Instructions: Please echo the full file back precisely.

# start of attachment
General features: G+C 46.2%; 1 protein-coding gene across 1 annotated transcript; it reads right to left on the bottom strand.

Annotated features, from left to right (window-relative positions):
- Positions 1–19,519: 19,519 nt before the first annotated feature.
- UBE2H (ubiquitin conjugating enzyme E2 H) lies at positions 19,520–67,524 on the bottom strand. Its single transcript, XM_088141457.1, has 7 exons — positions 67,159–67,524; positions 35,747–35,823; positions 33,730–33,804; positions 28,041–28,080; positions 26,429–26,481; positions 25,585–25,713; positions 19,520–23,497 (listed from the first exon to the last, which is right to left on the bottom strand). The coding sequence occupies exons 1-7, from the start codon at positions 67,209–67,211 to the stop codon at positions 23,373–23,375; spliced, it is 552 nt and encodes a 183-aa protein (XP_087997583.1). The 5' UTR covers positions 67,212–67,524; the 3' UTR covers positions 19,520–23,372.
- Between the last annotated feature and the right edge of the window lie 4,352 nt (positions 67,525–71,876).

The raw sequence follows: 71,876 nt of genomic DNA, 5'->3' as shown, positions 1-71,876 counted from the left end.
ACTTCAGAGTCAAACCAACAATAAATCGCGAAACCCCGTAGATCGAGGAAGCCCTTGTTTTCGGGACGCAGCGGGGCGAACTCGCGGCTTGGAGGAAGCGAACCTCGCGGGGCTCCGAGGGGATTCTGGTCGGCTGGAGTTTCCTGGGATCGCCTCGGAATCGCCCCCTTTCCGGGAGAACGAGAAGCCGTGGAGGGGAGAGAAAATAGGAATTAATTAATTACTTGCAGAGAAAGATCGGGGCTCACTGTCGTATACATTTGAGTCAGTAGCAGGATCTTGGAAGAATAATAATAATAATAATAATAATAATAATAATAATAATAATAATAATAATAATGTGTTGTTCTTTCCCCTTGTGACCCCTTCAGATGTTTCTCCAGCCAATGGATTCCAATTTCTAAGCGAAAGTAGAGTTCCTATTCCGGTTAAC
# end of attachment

General features: G+C 46.2%; 1 protein-coding gene across 1 annotated transcript; it reads right to left on the bottom strand.

Annotated features, from left to right (window-relative positions):
- Positions 1–19,519: 19,519 nt before the first annotated feature.
- UBE2H (ubiquitin conjugating enzyme E2 H) lies at positions 19,520–67,524 on the bottom strand. Its single transcript, XM_088141457.1, has 7 exons — positions 67,159–67,524; positions 35,747–35,823; positions 33,730–33,804; positions 28,041–28,080; positions 26,429–26,481; positions 25,585–25,713; positions 19,520–23,497 (listed from the first exon to the last, which is right to left on the bottom strand). The coding sequence occupies exons 1-7, from the start codon at positions 67,209–67,211 to the stop codon at positions 23,373–23,375; spliced, it is 552 nt and encodes a 183-aa protein (XP_087997583.1). The 5' UTR covers positions 67,212–67,524; the 3' UTR covers positions 19,520–23,372.
- Between the last annotated feature and the right edge of the window lie 4,352 nt (positions 67,525–71,876).

The raw sequence follows: 71,876 nt of genomic DNA, 5'->3' as shown, positions 1-71,876 counted from the left end.
ACTTCAGAGTCAAACCAACAATAAATCGCGAAACCCCGTAGATCGAGGAAGCCCTTGTTTTCGGGACGCAGCGGGGCGAACTCGCGGCTTGGAGGAAGCGAACCTCGCGGGGCTCCGAGGGGATTCTGGTCGGCTGGAGTTTCCTGGGATCGCCTCGGAATCGCCCCCTTTCCGGGAGAACGAGAAGCCGTGGAGGGGAGAGAAAATAGGAATTAATTAATTACTTGCAGAGAAAGATCGGGGCTCACTGTCGTATACATTTGAGTCAGTAGCAGGATCTTGGAAGAATAATAATAATAATAATAATAATAATAATAATAATAATAATAATAATAATAATGTGTTGTTCTTTCCCCTTGTGACCCCTTCAGATGTTTCTCCAGCCAATGGATTCCAATTTCTAAGCGAAAGTAGAGTTCCTATTCCGGTTAAC